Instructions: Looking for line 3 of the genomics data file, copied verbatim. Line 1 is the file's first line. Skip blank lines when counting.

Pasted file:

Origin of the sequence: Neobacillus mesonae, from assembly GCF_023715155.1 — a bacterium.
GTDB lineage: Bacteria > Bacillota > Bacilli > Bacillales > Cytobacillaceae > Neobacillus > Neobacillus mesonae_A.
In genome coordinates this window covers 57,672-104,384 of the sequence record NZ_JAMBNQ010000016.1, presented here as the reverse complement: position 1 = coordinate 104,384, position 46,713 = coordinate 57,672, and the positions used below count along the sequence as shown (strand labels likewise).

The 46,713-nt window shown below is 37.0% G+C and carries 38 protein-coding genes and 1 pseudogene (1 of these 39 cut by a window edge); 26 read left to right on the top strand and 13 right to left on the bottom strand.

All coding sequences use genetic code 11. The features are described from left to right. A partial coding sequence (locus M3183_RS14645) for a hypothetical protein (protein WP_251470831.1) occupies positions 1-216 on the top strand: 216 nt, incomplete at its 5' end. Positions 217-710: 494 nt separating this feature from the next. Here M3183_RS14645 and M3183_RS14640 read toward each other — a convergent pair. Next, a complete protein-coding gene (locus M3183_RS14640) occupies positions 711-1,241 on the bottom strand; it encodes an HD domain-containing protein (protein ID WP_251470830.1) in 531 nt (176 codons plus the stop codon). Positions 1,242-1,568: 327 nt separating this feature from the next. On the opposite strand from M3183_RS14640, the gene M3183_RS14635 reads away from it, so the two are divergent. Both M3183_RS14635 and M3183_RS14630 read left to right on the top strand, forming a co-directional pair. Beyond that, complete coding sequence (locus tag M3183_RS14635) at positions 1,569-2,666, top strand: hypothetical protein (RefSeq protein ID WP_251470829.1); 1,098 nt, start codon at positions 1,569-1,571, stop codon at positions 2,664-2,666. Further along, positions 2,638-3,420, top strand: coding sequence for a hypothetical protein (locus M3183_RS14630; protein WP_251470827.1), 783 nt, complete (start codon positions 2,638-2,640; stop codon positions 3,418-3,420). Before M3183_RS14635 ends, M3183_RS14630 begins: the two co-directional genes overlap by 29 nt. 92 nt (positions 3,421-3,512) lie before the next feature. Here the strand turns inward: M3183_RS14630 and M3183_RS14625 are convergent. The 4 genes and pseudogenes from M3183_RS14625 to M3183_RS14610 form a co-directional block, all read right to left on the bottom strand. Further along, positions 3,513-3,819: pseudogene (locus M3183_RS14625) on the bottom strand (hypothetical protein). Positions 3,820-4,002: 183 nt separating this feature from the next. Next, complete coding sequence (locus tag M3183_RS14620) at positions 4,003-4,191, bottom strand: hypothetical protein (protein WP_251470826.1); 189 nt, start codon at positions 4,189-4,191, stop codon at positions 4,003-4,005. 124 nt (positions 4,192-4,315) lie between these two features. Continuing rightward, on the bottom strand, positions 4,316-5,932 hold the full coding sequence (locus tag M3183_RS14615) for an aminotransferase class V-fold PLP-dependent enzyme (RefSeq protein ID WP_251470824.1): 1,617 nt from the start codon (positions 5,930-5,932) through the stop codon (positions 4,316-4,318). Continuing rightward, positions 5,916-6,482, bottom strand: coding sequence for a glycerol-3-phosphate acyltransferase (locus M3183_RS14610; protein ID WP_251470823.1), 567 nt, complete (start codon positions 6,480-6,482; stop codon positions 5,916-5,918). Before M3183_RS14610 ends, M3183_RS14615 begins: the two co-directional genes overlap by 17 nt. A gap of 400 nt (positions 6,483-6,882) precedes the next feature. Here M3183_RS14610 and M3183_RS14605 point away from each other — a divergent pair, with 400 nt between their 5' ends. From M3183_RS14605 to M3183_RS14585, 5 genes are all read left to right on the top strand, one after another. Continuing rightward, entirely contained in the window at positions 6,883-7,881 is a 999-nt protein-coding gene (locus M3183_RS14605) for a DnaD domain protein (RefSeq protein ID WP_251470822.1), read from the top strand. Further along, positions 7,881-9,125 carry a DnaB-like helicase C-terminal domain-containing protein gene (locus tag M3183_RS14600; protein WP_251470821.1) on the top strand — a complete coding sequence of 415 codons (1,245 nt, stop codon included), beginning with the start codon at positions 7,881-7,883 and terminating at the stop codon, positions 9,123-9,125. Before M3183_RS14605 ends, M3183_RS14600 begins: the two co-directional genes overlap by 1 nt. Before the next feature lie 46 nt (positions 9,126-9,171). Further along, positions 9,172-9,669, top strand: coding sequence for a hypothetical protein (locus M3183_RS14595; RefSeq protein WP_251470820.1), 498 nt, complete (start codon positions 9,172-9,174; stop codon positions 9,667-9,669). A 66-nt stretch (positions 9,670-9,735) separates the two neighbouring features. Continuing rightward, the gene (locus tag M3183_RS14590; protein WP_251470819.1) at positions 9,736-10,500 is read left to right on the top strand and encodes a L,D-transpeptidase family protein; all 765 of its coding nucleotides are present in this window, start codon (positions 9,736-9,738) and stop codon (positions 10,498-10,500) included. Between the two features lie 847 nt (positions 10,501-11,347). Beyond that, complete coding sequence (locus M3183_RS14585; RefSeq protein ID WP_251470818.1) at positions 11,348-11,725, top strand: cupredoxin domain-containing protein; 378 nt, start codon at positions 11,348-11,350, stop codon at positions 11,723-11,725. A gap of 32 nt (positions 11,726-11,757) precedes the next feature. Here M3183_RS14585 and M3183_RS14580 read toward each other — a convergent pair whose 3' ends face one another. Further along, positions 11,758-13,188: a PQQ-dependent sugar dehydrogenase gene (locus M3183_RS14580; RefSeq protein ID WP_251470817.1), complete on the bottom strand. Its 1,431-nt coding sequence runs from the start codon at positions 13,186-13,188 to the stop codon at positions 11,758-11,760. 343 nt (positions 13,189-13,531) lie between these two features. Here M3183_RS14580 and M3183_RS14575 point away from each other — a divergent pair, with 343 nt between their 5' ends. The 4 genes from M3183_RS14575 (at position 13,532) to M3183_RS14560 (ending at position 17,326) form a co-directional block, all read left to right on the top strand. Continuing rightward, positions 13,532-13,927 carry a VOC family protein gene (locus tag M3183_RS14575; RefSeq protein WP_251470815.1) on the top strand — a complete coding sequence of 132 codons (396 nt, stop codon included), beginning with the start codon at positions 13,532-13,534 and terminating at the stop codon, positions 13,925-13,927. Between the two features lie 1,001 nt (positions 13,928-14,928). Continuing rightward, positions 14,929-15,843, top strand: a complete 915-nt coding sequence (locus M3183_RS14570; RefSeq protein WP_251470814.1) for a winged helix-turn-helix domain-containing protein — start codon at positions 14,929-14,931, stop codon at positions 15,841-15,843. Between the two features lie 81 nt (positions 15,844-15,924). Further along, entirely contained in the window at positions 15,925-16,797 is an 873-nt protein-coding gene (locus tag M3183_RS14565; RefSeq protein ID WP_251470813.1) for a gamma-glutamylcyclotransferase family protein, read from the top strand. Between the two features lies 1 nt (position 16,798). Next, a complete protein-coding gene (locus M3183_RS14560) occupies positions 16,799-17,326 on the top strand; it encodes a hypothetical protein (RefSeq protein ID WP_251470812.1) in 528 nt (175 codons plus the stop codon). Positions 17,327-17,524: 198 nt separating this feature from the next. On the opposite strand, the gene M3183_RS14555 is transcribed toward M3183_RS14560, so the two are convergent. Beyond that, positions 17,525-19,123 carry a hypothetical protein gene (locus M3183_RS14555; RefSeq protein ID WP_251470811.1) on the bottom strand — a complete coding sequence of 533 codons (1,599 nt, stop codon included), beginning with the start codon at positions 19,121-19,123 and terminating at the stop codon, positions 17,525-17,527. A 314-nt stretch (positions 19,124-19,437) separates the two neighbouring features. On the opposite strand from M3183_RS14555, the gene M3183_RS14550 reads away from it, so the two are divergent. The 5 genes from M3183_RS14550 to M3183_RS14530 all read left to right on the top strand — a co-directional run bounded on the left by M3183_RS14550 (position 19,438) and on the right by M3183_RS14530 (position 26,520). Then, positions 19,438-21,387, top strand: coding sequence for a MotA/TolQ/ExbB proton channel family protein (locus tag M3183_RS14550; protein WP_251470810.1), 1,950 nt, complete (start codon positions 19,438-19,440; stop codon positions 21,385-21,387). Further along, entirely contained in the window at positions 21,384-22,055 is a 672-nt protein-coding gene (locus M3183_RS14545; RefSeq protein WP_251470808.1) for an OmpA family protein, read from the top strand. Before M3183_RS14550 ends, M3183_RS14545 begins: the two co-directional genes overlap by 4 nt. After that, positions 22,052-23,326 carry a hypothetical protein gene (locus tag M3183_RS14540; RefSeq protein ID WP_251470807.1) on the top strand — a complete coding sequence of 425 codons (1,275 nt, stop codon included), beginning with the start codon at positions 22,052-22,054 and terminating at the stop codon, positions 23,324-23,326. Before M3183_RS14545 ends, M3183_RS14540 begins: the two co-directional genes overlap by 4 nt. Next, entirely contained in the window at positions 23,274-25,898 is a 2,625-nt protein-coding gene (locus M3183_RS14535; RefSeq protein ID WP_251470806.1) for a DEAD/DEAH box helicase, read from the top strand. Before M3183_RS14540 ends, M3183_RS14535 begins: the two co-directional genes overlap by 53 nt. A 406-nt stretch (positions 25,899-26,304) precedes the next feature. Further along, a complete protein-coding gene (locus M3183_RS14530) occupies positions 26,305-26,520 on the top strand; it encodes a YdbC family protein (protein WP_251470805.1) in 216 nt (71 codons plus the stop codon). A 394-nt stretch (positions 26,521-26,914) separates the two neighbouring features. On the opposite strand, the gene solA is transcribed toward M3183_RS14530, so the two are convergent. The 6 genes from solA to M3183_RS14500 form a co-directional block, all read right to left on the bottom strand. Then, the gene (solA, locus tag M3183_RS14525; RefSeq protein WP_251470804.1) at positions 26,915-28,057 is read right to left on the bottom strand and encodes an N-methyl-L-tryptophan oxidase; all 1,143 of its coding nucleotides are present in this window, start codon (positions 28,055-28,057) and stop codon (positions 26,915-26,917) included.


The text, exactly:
In genome coordinates this window covers 57,672-104,384 of the sequence record NZ_JAMBNQ010000016.1, presented here as the reverse complement: position 1 = coordinate 104,384, position 46,713 = coordinate 57,672, and the positions used below count along the sequence as shown (strand labels likewise).